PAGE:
To mark the conclusion of the 2018 Start Programme, the South London Gallery presented works by pupils from Harris Girls Academy developed with artist Jacob V Joyce.
Jacob took inspiration from the black subjects in European Modernism inviting students from Harris Academy to choose black figures from historical European art works as the characters for their comics. The workshop series and subsequent exhibition addressed the issue of literal and figurative marginalisation as the students often moved their characters from the margins of history to the centre of their own imagined narrative. The comics were then put together into a Rios printed anthology.
A series of Lino cuts were also made to celebrate the protagonists that featured in the students work.
The exhibition also featured works by s by pupils from ARK All Saints Academy, Compass School, Evelyn Grace Academy, Harris Girls Academy East Dulwich and Tuke School developed with artists Chloe Cooper, Marysa Dowling, Sophie Mallett, Nicole Morris and Helen Rousseau. It looked at who we are: our bodies, our races, our nations and our memories. Artworks include national anthems, textile bodies and comics that bring to life forgotten characters from history.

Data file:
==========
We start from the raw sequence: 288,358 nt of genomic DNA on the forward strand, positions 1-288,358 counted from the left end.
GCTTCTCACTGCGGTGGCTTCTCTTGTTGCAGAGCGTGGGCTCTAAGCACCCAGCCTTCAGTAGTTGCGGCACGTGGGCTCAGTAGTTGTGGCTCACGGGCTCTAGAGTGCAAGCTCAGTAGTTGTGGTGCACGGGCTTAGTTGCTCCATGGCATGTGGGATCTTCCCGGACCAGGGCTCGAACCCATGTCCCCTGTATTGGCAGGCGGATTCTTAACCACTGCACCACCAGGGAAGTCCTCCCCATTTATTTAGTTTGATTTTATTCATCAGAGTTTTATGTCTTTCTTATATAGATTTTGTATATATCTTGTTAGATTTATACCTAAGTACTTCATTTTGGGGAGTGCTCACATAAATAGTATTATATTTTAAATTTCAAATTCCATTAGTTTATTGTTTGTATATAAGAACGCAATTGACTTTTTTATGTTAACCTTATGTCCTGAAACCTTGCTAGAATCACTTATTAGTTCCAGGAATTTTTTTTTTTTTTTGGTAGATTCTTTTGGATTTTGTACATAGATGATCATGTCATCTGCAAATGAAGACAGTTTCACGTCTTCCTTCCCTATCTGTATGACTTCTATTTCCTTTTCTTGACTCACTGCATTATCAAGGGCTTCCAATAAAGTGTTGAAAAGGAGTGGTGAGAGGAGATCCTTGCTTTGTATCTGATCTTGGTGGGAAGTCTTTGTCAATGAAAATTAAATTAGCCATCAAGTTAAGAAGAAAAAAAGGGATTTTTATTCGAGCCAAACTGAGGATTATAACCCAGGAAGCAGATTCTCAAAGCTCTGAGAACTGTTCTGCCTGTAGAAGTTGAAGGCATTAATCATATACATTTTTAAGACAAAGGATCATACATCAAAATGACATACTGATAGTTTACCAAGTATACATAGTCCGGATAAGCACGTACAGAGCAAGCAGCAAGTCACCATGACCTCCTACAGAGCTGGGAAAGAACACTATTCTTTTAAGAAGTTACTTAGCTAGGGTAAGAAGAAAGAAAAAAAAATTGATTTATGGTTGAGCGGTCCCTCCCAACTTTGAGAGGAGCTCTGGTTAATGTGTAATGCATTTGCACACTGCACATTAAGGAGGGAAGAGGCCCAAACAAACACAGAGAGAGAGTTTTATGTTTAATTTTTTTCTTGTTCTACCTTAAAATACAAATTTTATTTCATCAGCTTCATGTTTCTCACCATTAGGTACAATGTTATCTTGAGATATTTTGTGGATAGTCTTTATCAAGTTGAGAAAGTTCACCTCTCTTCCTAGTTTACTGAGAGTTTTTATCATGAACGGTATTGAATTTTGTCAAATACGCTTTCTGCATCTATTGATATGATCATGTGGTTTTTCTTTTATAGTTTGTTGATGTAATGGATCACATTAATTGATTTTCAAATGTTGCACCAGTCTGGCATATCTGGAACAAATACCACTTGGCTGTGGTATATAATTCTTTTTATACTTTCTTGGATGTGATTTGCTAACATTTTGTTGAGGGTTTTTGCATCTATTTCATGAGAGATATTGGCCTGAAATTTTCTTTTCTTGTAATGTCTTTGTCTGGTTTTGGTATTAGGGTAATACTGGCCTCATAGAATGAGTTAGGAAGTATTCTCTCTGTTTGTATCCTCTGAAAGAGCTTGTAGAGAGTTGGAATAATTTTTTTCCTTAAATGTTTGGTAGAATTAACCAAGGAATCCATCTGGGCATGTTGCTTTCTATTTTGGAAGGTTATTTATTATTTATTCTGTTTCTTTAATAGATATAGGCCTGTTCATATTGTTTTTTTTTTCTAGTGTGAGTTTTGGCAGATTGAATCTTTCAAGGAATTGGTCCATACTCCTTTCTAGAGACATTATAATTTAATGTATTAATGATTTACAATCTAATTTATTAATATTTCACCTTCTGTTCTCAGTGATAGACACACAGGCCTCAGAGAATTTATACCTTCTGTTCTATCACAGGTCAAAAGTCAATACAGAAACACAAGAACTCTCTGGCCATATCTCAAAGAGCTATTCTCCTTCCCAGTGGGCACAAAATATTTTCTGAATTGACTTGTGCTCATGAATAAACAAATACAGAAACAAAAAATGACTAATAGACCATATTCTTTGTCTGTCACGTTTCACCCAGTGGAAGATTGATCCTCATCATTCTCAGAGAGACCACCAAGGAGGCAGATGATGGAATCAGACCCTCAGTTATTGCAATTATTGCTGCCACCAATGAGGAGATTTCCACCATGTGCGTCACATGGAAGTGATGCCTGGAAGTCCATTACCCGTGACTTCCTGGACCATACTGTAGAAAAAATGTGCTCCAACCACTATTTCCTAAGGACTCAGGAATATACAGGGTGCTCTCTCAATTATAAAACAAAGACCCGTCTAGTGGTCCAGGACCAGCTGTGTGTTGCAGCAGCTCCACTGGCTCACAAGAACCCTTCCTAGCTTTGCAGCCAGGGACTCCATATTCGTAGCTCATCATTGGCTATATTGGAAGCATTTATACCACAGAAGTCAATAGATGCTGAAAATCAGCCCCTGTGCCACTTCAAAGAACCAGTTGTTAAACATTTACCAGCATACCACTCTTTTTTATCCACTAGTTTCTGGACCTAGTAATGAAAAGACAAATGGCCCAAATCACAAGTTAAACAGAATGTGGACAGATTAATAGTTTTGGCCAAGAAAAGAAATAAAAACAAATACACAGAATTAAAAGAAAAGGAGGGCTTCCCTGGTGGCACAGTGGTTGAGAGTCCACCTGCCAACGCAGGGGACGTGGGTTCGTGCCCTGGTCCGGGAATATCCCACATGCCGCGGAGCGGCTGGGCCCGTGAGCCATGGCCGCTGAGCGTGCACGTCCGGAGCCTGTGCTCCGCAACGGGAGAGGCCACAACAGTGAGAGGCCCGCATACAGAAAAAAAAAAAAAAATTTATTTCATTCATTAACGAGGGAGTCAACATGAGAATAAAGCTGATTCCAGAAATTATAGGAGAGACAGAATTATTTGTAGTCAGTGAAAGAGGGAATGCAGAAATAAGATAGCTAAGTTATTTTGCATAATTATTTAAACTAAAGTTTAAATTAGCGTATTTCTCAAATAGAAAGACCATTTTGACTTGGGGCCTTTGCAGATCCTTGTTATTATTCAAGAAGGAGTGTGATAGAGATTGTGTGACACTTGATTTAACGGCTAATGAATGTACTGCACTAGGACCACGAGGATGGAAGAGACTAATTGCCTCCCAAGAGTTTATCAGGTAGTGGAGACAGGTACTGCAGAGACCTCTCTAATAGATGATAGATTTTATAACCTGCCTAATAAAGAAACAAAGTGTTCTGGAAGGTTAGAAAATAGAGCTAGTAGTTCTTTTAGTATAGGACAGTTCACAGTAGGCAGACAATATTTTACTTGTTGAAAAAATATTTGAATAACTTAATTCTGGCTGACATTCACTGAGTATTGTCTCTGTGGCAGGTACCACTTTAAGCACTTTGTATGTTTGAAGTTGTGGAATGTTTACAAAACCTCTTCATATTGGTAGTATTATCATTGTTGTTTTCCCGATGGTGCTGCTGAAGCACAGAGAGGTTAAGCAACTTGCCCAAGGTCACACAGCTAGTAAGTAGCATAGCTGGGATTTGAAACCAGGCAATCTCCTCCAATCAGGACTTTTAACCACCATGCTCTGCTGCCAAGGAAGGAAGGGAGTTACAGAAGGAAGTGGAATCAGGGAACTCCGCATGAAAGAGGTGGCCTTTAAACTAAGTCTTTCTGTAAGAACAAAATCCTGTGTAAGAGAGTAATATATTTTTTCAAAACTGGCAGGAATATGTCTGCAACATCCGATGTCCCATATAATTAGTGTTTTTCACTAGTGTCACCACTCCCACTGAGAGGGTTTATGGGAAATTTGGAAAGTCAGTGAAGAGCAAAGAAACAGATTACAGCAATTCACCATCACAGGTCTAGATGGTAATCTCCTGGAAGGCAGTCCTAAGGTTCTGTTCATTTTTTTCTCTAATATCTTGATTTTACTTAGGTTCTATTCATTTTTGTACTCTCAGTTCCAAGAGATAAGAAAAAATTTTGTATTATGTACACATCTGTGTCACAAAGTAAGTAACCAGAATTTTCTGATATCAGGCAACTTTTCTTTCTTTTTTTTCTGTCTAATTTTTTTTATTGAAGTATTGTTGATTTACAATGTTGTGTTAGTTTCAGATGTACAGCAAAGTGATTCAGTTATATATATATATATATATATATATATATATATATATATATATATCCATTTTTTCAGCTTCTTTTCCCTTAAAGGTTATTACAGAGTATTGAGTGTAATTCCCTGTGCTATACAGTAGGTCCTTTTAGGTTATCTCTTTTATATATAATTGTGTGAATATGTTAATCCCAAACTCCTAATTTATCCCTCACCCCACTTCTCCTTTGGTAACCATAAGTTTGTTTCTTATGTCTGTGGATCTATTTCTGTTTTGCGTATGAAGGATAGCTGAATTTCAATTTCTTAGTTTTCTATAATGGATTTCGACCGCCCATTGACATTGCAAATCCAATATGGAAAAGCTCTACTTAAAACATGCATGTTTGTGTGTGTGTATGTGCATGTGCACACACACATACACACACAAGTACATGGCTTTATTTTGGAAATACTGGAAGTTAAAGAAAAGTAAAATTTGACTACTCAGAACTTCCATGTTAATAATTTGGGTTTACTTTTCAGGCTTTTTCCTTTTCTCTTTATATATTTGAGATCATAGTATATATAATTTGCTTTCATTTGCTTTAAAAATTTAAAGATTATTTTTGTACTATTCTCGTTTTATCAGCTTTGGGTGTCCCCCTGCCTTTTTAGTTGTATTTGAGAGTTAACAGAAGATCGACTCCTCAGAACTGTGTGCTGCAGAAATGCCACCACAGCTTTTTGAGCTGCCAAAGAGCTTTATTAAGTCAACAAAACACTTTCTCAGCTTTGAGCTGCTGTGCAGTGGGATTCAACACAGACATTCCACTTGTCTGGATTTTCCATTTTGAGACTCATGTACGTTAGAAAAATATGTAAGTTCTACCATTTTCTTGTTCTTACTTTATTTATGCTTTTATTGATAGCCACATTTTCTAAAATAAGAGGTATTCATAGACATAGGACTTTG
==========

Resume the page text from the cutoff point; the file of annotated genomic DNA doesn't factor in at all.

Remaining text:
In February 2018 South London Gallery invited me to work with students from Harris Academy Secondary school in Peckham. We took our inspiration from the Michael Armatidge paintings that were on display in the gallery at the time and began painting our own huge batiks using hot wax and water guns filled with paint. Since then we have taken figures from medieval paintings and from a few from ancient mythological pop culture films to create comic book style stories. The children’s comics, that have been made in a layered way to allow for riso printing, have given voices and narratives to characters that are often relegated to the background.
We also turned the protagonists of our stories into lino cut prints, which are now being added to the batiks created in the first sets of workshops.